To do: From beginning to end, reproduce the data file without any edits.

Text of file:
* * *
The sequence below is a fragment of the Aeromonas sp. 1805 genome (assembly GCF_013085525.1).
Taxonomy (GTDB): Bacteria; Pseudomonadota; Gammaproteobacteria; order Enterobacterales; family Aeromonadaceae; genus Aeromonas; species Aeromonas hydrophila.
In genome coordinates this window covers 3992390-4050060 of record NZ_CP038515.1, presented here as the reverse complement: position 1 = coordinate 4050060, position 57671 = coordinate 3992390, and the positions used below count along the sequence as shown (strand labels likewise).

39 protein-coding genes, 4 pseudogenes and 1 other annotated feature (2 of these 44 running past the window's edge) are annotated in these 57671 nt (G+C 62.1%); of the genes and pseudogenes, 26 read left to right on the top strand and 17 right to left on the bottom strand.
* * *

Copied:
The sequence below is a fragment of the Aeromonas sp. 1805 genome (assembly GCF_013085525.1).
Taxonomy (GTDB): Bacteria; Pseudomonadota; Gammaproteobacteria; order Enterobacterales; family Aeromonadaceae; genus Aeromonas; species Aeromonas hydrophila.
In genome coordinates this window covers 3992390-4050060 of record NZ_CP038515.1, presented here as the reverse complement: position 1 = coordinate 4050060, position 57671 = coordinate 3992390, and the positions used below count along the sequence as shown (strand labels likewise).

39 protein-coding genes, 4 pseudogenes and 1 other annotated feature (2 of these 44 running past the window's edge) are annotated in these 57671 nt (G+C 62.1%); of the genes and pseudogenes, 26 read left to right on the top strand and 17 right to left on the bottom strand.